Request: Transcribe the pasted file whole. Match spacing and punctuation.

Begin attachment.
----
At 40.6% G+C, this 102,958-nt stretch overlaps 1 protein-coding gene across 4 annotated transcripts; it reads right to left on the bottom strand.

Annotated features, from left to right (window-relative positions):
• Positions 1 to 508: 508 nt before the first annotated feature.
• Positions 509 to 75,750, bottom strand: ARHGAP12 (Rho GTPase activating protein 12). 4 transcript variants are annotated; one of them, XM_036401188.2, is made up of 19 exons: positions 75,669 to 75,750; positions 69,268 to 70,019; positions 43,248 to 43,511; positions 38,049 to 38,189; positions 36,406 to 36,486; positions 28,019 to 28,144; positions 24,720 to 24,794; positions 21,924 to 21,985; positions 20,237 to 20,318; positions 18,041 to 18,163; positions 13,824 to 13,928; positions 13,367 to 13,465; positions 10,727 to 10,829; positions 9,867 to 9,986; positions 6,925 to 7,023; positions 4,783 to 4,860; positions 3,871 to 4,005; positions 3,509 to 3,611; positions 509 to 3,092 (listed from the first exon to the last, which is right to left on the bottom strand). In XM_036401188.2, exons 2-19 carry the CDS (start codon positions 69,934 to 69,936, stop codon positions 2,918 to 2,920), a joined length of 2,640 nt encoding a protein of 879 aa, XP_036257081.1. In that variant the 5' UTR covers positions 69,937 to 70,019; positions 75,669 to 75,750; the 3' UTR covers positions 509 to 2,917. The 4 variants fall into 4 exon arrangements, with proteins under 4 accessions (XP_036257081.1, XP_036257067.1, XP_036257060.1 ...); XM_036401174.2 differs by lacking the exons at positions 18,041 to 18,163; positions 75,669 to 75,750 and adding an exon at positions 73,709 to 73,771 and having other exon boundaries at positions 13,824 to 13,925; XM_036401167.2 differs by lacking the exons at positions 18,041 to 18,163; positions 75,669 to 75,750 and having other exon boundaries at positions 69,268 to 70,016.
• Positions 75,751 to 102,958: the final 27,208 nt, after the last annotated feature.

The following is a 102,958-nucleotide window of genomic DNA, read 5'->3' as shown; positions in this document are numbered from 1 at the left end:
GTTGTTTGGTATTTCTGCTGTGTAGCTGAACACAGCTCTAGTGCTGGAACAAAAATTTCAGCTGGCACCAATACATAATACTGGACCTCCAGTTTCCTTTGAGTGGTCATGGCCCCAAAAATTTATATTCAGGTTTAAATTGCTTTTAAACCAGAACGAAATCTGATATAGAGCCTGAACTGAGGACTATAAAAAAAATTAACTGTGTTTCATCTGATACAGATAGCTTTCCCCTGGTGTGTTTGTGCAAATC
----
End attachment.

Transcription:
At 40.6% G+C, this 102,958-nt stretch overlaps 1 protein-coding gene across 4 annotated transcripts; it reads right to left on the bottom strand.

Annotated features, from left to right (window-relative positions):
• Positions 1 to 508: 508 nt before the first annotated feature.
• Positions 509 to 75,750, bottom strand: ARHGAP12 (Rho GTPase activating protein 12). 4 transcript variants are annotated; one of them, XM_036401188.2, is made up of 19 exons: positions 75,669 to 75,750; positions 69,268 to 70,019; positions 43,248 to 43,511; positions 38,049 to 38,189; positions 36,406 to 36,486; positions 28,019 to 28,144; positions 24,720 to 24,794; positions 21,924 to 21,985; positions 20,237 to 20,318; positions 18,041 to 18,163; positions 13,824 to 13,928; positions 13,367 to 13,465; positions 10,727 to 10,829; positions 9,867 to 9,986; positions 6,925 to 7,023; positions 4,783 to 4,860; positions 3,871 to 4,005; positions 3,509 to 3,611; positions 509 to 3,092 (listed from the first exon to the last, which is right to left on the bottom strand). In XM_036401188.2, exons 2-19 carry the CDS (start codon positions 69,934 to 69,936, stop codon positions 2,918 to 2,920), a joined length of 2,640 nt encoding a protein of 879 aa, XP_036257081.1. In that variant the 5' UTR covers positions 69,937 to 70,019; positions 75,669 to 75,750; the 3' UTR covers positions 509 to 2,917. The 4 variants fall into 4 exon arrangements, with proteins under 4 accessions (XP_036257081.1, XP_036257067.1, XP_036257060.1 ...); XM_036401174.2 differs by lacking the exons at positions 18,041 to 18,163; positions 75,669 to 75,750 and adding an exon at positions 73,709 to 73,771 and having other exon boundaries at positions 13,824 to 13,925; XM_036401167.2 differs by lacking the exons at positions 18,041 to 18,163; positions 75,669 to 75,750 and having other exon boundaries at positions 69,268 to 70,016.
• Positions 75,751 to 102,958: the final 27,208 nt, after the last annotated feature.

The following is a 102,958-nucleotide window of genomic DNA, read 5'->3' as shown; positions in this document are numbered from 1 at the left end:
GTTGTTTGGTATTTCTGCTGTGTAGCTGAACACAGCTCTAGTGCTGGAACAAAAATTTCAGCTGGCACCAATACATAATACTGGACCTCCAGTTTCCTTTGAGTGGTCATGGCCCCAAAAATTTATATTCAGGTTTAAATTGCTTTTAAACCAGAACGAAATCTGATATAGAGCCTGAACTGAGGACTATAAAAAAAATTAACTGTGTTTCATCTGATACAGATAGCTTTCCCCTGGTGTGTTTGTGCAAATC